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The price difference is probably due private vs public nature of the providers. I have never had an accuracy issues using government provided spatial data - census tracts etc. If price is one of your main concerns, you may wish to look into the free Canadian Postal Code centroids at http://geocoder.ca/ That being said, the red 'You haven't made it until you ...


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We've recently released free UK postcode boundaries in shapefile format for UK postcode areas, districts and sectors (reconstructed from unit postcode geocodes using Voronoi etc). They are free to use. Obviously the reconstruction is approximate. They are available at http://www.opendoorlogistics.com/data.


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I guess it very much depends on how you want to use the data and the level of accuracy required. Without the full address it is going to be difficult for you to work out which vertical street postcode to assign (if at all), but then if all you have is the street name then one could argue that you don't necessarily need to concern yourself with selecting the ...


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Not sure if this is what you had in mind, but there is a CSV file available from the Japan Post web site that has postcodes and their corresponding locations in Romaji (roman characters or English if you wish to think of it in those terms) for all of Japan. It is available from a link on this page: http://www.post.japanpost.jp/zipcode/dl/roman-zip.html There ...


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Ultimately you are still having the client load an enormous kml file with that many features. Cached WMS is your best bet. This article will show you how to set up geoserver in AWS, (assuming you will be deploying outside your network). AWS gives new users 1 year free with a micro instance. Similarly you could sign up for a free openshift account and ...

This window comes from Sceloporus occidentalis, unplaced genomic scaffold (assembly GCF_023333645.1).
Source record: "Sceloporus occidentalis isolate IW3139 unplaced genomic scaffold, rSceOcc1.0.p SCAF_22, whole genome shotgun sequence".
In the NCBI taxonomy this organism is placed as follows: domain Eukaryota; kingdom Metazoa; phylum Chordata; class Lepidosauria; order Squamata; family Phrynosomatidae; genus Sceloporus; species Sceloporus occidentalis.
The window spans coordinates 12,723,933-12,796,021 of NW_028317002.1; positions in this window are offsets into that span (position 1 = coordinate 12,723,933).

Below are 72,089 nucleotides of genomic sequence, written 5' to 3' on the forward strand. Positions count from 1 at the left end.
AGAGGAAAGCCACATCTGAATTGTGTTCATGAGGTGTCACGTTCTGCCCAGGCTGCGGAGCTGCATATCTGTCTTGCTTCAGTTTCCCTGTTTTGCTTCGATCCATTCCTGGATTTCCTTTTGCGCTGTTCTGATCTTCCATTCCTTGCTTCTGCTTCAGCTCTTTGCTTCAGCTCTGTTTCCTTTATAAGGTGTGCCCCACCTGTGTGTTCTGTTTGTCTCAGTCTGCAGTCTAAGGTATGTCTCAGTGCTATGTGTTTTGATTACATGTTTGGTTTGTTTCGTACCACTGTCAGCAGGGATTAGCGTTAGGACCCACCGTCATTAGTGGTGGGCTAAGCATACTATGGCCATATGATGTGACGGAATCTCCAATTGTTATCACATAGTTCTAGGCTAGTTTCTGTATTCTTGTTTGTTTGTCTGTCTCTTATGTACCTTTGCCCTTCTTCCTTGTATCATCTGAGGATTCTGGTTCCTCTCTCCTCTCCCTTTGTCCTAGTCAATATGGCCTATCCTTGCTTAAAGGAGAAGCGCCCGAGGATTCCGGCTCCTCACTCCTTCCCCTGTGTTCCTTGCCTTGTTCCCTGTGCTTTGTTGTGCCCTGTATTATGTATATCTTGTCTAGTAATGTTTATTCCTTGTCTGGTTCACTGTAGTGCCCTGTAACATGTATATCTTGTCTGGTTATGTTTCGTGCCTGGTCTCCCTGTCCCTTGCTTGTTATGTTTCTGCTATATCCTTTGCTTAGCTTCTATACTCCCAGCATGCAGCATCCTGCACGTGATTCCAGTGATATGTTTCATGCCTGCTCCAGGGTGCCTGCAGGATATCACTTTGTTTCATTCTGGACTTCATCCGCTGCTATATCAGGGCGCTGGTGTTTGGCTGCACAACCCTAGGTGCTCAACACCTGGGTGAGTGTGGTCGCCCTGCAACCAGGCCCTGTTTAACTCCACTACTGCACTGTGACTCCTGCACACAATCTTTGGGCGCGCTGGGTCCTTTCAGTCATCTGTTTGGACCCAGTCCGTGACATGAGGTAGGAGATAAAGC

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If you qualify for the OS PSMA (Public Sector Mapping Agreement) then you can get Codepoint with polygons for free. They provide an excellent service and it's delivered the very next day. Have a google at PSMA to see if you qualify. Cheers.


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To construct a purchasing power variable, call it PPP_zip, for USA zipcode areas, the key variables could be as follows: CPI_Metro, Consumer Price Index by Metro area, source BLS Income_USA, Median income USA, source Census Income_zip, Median income by zipcode, source Census Home_Zip, Zipcode home property values Home_Metro, Metro area home property values ...


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Depending on which country you are in there may be census microdata available (e.g. PUMS in US, SARs in UK, Canada has some too I think). You may need to find some finance data too and do a statistical merge to get the variables you need. Then you can look at microsimulation methods to estimate the population at post code level (see ...